Library Book Sale Gets Pages Turning
The Fort Lee Library's Annual Book Sale brought people for great reads at great prices.
If you thought you saw great sales on books when Borders was going out of business, think again. The Fort Lee Library truly put the word "sale" in "Book Sale" when it held its annual one Saturday and Sunday.
Although the library held book sales long ago, the event ended up going on hiatus until the library board of trustees decided to renovate the process. Paige Soltano, who was appointed by the former Fort Lee Mayor Jack Alter as the president of the of library’s board of trustees, had a large hand in helping reintroduce the sale. Three years ago it was successfully brought back to the community, and has been going strong ever since.
“It gets better every year,” Soltano said.
Soltano told Patch that although the expected profit from the sale is a nominal amount, it will be helping the library, and ultimately, the community.
Fort Lee Councilman and library board treasurer Joseph Cervieri Jr. also told Patch what some of the funds will go toward.
”We’re looking at better utilization of space in the library,” he said. “We’re looking at how the library is going to be used today and for the next five to ten years. Because libraries have changed in the way that people use them. You have a lot more demand for computer space and for workstations and things like that.”
Cervieri explained that the reference area, which is now a large area, could potentially be made smaller so that the multimedia area on the main floor could be expanded. Also, the downstairs kitchen and meeting room could potentially be transformed into a mini coffee shop café for people who want to stay in the library while they read.
The books, CDs and DVDs for book sale filled the library’s downstairs meeting room, helpfully arranged on tables and wall shelves by type (paperback or hardcover) or, even better, by genre. Biographies, non-fiction and health/cooking books were separated from the other hodgepodge collections, all of which contained new titles, classics, well-known authors and lesser-known golden finds. Outside the library’s back entrance, directly in front of the children room, were three enormous tables filled with racks of children’s books.
The books for sale come from a variety of sources. Some were weeded out of the library’s circulation while others were donated by members of the community. Only “gently used” donations were used for the sale, so all the books were in readable condition. Books that were overworked, falling apart or just too battered were not put on the racks. Others were donated from the Borders Books on Schlosser Street, which closed its doors to the community for the last time in April.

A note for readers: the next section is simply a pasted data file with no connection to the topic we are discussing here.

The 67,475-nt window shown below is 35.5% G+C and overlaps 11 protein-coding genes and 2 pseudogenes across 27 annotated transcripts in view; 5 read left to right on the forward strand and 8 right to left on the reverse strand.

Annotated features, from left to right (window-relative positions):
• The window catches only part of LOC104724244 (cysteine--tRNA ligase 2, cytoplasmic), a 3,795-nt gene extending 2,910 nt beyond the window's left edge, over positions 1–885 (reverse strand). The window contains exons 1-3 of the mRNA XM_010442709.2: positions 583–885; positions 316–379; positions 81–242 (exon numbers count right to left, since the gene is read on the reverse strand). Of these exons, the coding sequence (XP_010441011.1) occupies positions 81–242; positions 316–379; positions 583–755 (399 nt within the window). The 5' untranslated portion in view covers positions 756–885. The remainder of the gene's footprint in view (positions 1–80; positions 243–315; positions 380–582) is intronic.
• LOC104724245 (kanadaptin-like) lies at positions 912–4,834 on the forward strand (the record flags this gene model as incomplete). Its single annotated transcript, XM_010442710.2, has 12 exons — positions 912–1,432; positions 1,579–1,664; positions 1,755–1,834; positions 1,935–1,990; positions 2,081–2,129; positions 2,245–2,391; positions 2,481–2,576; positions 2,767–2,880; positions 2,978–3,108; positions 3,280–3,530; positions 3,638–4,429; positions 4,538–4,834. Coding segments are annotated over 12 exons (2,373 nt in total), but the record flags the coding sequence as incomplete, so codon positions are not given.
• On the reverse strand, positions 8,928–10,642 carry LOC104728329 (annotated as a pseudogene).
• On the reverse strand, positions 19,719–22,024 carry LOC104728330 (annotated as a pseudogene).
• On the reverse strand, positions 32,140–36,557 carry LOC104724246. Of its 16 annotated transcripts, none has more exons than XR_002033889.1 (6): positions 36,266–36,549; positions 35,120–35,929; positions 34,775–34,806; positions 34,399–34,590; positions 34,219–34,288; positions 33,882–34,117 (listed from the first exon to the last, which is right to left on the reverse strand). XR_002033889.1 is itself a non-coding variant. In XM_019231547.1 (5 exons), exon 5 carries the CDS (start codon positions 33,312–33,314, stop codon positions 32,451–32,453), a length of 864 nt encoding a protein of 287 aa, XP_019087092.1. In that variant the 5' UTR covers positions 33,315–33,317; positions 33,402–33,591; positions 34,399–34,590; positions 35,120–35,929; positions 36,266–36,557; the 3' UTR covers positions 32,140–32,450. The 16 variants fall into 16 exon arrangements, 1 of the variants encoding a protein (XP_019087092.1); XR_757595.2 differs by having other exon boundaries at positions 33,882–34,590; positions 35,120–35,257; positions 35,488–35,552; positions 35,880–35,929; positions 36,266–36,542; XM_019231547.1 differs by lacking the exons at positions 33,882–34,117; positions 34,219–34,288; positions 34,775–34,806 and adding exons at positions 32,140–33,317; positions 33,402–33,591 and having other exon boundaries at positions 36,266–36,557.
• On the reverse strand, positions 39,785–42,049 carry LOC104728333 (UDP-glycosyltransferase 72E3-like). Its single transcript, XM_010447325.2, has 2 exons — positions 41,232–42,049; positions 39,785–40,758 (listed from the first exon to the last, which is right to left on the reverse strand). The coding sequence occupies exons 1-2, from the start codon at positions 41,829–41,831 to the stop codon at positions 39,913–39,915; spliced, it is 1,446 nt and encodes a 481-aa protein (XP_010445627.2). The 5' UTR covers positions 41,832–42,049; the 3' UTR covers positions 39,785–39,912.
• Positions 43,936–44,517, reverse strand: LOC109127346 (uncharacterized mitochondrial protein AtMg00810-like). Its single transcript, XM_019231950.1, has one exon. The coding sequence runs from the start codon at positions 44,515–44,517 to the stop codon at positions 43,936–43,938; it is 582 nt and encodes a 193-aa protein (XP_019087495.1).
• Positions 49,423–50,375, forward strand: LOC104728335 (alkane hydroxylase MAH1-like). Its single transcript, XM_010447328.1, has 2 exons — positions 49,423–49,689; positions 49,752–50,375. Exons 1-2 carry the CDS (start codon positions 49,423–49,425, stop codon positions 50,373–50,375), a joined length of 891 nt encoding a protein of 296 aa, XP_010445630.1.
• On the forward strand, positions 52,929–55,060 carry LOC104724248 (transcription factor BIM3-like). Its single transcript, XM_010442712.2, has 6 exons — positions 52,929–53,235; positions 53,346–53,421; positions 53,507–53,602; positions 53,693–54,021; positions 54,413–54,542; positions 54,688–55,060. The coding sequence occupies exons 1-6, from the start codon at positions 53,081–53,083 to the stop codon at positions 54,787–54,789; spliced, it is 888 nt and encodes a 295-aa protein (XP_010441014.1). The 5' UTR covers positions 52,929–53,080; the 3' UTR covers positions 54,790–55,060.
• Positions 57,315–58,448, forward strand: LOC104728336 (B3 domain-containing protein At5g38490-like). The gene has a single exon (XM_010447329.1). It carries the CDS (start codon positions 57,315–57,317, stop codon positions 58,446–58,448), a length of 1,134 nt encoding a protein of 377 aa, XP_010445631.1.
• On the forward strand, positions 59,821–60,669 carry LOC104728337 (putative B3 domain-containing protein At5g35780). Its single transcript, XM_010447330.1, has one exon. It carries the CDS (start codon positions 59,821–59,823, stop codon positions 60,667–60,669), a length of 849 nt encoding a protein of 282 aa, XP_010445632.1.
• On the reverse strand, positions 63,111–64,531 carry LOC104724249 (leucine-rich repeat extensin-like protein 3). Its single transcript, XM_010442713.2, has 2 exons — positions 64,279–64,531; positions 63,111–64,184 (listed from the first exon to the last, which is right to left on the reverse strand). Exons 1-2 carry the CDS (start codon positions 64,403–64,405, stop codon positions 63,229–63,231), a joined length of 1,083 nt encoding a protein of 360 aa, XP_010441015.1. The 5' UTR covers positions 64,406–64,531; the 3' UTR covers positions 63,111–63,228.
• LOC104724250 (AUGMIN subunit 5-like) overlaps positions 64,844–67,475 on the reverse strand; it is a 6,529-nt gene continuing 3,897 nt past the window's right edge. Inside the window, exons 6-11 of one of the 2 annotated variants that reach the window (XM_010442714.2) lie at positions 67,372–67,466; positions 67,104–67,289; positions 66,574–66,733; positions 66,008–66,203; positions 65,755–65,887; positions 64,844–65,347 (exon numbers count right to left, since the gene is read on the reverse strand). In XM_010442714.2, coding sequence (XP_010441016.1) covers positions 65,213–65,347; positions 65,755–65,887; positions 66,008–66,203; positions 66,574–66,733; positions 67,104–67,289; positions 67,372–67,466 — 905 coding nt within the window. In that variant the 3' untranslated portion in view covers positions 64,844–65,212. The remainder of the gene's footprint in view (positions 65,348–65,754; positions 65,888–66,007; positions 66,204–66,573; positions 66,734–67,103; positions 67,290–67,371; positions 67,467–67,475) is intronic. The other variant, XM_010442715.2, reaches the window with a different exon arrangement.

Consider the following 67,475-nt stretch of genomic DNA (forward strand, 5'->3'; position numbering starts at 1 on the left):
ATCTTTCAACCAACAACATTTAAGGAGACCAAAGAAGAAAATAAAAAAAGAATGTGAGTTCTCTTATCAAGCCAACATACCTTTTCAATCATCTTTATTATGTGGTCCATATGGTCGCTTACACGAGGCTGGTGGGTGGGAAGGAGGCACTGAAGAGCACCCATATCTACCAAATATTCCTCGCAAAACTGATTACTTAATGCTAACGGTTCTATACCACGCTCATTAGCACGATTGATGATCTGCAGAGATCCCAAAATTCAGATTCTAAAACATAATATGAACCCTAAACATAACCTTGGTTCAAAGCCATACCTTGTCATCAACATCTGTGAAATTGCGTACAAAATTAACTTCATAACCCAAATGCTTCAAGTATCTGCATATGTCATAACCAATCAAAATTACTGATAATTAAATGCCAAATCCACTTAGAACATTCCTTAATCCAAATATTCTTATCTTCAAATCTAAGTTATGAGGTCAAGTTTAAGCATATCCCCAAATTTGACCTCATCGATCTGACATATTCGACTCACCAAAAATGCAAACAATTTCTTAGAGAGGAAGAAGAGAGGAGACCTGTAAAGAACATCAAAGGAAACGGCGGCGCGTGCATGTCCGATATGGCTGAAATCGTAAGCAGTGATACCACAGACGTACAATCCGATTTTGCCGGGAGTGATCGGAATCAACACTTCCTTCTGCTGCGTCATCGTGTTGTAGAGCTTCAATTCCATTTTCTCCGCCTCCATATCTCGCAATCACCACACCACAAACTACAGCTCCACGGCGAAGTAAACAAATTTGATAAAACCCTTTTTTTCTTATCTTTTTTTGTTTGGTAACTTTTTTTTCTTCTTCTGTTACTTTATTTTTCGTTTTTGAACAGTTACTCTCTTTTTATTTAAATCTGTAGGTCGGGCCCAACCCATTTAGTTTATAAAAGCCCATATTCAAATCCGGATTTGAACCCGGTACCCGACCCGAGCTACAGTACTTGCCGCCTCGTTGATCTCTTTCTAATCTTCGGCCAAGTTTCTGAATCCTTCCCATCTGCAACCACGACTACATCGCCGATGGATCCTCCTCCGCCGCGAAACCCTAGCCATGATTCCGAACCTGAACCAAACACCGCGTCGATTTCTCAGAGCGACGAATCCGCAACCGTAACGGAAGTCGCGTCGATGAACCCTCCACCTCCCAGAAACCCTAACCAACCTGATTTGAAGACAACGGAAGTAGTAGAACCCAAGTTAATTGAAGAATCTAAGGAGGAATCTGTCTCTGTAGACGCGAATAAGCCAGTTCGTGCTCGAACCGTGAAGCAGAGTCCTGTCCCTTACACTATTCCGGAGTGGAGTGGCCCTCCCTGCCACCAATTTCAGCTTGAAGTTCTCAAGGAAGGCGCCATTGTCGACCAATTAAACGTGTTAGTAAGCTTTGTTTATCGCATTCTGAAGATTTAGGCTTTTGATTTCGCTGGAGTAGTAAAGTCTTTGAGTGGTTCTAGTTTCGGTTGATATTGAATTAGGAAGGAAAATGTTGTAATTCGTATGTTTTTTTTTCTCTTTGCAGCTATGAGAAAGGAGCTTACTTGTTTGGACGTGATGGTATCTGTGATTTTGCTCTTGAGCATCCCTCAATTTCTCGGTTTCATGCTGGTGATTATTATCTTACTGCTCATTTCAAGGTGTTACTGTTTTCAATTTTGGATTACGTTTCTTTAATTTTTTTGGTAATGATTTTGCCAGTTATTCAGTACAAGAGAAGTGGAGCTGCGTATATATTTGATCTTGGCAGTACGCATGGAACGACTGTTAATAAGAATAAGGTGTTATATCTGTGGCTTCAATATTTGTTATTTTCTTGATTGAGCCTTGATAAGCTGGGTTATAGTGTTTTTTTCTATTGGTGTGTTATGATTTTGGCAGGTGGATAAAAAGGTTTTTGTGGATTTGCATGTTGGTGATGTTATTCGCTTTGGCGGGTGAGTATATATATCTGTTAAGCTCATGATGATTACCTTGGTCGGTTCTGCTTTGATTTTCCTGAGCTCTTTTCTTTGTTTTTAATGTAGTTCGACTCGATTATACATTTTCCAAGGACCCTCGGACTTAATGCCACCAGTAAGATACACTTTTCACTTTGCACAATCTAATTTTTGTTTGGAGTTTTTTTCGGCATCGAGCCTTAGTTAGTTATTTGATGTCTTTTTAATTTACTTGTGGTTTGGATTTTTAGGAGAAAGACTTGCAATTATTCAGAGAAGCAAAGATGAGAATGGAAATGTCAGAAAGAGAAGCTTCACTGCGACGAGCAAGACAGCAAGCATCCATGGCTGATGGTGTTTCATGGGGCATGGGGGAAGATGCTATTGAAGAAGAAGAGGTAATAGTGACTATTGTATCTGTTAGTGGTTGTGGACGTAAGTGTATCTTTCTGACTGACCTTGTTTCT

Marilyn Fishkin, director of Circulation at the library, told Patch that this year’s book sale went very well.
“We’ve have a pretty good crowd through the doors already,” she said.
Fishkin explained that although they receive hundreds of donated books a year, not every book makes it into the sale.
“Throughout the year we always get donations…nobody wants to throw away books,” she said.
Prices were quite fair--50 cents for paperbacks, a dollar for hardcovers and $10 to fill an entire totebag (which was provided). Adults and children were pouring over the racks and stuffing title after title into the totes. People were screaming to each other from across the room. “Grab another bag!” “You want another bag?” “YES, grab another bag!”
Patch had the pleasure of speaking to two young sisters from Fort Lee’s School No. 1 who were at the book sale with their father, Jeff Ryu. First grader Casey Ryu, 6, and second grader Calix Ryu, 8, were each holding an armful of books when they told Patch how much fun they were having.
“I really love the library,” Calix said. “We come here every Saturday for our tutor and it’s a really great place. It’s a lot of fun just to sit and read."
Casey told Patch she got so many books this year at the sale, she “couldn’t even remember.”
”She got so many!” Calix interjected. “She got like forty-three….twenty-seven…FORTY-TWO books.”
Leftover books are going to be donated to the Salvation Army. Cervieri also said that the library is going to “let the Salvation Army know” that a good amount of the books will also be shipped overseas to underprivileged children who do not have books to read.
Overall it was a true community event, complete with parents and children, friends, and couples coming out to scavenge through the tables of books.
“It’s a real community effort,” Cervieri said. “It’s nice to see kids with books where they’re actually going to read them, and being excited.”
”The support from the community is just fantastic,” Fishkin told Patch. “We greatly appreciate it.”